In this post, we explain what a pre-existing medical condition is and how it can affect health insurance in the UK.
All of the UK's medical insurance providers describe pre-existing conditions differently and provide varying information levels on their websites.
Broadly speaking, a pre-existing condition is defined as a medical condition that you had before you took out your health insurance. It could be a health condition you were treated for or even something you went to your GP and asked for advice about.
You don't need to have had a diagnosis for your symptoms to be considered pre-existing by your insurer. You may have gone for tests, scans or other investigations before you had health insurance and only received a diagnosis later. It applies to any medical condition that you saw your doctor about the five years before the start date on your health insurance.
For example, you might take out a policy and then go and see your GP about some back pain you've been experiencing. They recommend that you go for a course of physiotherapy sessions, so you call your insurance company to see if you can access it privately. They'll check to see whether treatment for back pain is included and find that you went to see your doctor or had physiotherapy for back pain three years ago. That means they won't pay for your treatment as it was there before you had insurance and is classed as pre-existing conditions.
By contrast, if you had an injury such as a broken leg before you had health insurance, you'll still be able to claim if you break the other leg in the future. (Although most insurance companies will look closely at your premiums if you're taking part in activities that lead to frequent injuries).
A pre-existing condition can mean more than one thing. Some conditions can also be excluded from cover if they're related to symptoms you had before or a chronic condition. Health insurance doesn't cover treatment for long term chronic illnesses like asthma, diabetes or high blood pressure. You'll only be covered for acute conditions that can be cured rather than managed.
If you had heart disease and needed surgery to relieve your symptoms, your insurance could cover the cost of surgery if it started after you took out the policy. However, if you'd been to see your GP with chest pain or breathlessness before the start date of your insurance, then it wouldn't.
A chronic condition like diabetes can have a range of possible side effects, and your insurance company will exclude all of them if your condition was diagnosed before you took out your health plan. This could be anything from eye issues caused by diabetic retinopathy to foot problems and even heart disease. Generally speaking, if your insurer can relate any issues to a pre-existing medical condition, they will.
You can still get health insurance with a pre-existing medical condition; you just won't be able to get coverage for that particular health problem. Health insurance is designed to help you with acute illness or injury that arises unexpectedly. Hence, it's still worth having insurance as you'll be able to access private healthcare for other health issues. If you've suffered from high blood pressure, that may not be covered, but you could still access private cancer care if you need it in the future. It's also worth remembering that your pre-existing condition may not be excluded permanently. It all depends on whether you remain symptom-free and the type of underwriting you have on your policy.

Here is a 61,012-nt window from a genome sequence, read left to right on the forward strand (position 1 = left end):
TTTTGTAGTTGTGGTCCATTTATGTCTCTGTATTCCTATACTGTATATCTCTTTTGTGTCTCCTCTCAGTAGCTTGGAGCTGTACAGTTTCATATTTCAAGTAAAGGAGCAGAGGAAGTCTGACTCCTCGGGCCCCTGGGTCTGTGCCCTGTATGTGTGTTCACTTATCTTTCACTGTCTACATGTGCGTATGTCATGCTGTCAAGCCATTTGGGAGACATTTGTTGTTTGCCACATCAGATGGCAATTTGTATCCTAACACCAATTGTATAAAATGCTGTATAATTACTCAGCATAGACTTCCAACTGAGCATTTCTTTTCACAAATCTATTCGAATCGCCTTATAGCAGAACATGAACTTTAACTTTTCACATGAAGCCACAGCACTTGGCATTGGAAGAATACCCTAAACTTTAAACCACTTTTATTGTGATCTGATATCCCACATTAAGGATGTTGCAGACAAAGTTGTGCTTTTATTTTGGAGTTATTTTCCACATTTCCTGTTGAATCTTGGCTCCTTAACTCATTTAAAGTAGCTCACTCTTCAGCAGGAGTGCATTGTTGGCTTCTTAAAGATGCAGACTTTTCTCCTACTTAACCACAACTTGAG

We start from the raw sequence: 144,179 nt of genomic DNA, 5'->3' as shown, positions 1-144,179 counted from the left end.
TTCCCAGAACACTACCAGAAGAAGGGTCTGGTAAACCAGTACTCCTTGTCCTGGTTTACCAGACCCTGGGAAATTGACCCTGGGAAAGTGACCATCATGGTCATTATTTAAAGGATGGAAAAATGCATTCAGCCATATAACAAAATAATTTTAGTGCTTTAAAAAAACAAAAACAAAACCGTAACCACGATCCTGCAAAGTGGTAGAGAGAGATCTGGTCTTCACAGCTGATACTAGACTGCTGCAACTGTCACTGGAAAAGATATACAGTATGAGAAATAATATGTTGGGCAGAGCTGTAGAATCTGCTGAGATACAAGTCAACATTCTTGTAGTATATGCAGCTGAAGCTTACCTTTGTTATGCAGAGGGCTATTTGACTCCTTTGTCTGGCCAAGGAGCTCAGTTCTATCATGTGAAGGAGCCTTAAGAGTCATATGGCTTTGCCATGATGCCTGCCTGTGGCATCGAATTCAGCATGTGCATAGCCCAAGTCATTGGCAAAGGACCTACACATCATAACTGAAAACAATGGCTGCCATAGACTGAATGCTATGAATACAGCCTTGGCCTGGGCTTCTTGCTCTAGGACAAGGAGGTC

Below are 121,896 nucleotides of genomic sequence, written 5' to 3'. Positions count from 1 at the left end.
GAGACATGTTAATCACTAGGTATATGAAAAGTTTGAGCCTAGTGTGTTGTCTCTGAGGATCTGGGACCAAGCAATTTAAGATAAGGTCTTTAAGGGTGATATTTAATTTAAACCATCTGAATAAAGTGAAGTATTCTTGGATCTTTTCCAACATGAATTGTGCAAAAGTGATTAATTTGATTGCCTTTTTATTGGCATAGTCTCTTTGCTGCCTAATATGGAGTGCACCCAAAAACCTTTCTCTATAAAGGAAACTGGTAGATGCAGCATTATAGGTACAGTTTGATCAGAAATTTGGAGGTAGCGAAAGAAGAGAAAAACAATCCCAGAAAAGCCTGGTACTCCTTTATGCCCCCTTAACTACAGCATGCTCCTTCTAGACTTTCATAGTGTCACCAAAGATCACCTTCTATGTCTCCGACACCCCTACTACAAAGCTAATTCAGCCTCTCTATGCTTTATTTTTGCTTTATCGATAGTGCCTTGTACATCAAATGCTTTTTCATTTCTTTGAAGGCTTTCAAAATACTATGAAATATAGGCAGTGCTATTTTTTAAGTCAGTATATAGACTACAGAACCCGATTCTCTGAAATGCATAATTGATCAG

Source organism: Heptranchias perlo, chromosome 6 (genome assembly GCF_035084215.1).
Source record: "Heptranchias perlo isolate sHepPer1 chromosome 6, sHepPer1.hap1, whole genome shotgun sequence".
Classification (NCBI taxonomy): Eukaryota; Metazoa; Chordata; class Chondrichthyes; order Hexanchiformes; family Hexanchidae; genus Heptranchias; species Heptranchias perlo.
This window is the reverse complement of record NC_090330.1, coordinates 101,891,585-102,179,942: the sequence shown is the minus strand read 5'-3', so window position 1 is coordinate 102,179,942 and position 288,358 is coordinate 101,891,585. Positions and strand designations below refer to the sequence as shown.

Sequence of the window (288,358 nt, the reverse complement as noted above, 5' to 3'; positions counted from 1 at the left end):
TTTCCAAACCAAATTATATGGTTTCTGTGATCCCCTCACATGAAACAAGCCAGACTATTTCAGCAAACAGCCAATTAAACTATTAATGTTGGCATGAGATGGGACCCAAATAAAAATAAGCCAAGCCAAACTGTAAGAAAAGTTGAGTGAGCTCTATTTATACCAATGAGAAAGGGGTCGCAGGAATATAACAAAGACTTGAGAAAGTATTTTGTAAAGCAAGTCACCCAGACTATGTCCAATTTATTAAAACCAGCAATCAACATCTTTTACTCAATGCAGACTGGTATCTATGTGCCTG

Private health insurance offers individuals two types of underwriting: moratorium underwriting and full medical underwriting.
As the name suggests, moratorium underwriting applies a moratorium period to your policy. That means that any illness you had in the five years before you took out the policy will be excluded from cover but could be added if you stay symptom-free for the first two years of the policy. If you'd had physiotherapy for a musculoskeletal issue, such as hip pain, any hip problems would be excluded for the first two years of the policy. If you didn't have any recurrent during that time, your insurance providers could add it on. That could be useful if you experience problems as you get older, as your insurance would potentially pay for a hip replacement if you needed it in the future.
Moratorium underwriting is often the cheapest type of underwriting because health insurance companies don't take details of your medical history when you take out the policy. Instead, they'll look at your medical records and then decide whether to cover treatment after you've made a claim. This means that you'll only find out whether they'll cover your treatment when you make a claim, and it can take longer for you to get a decision.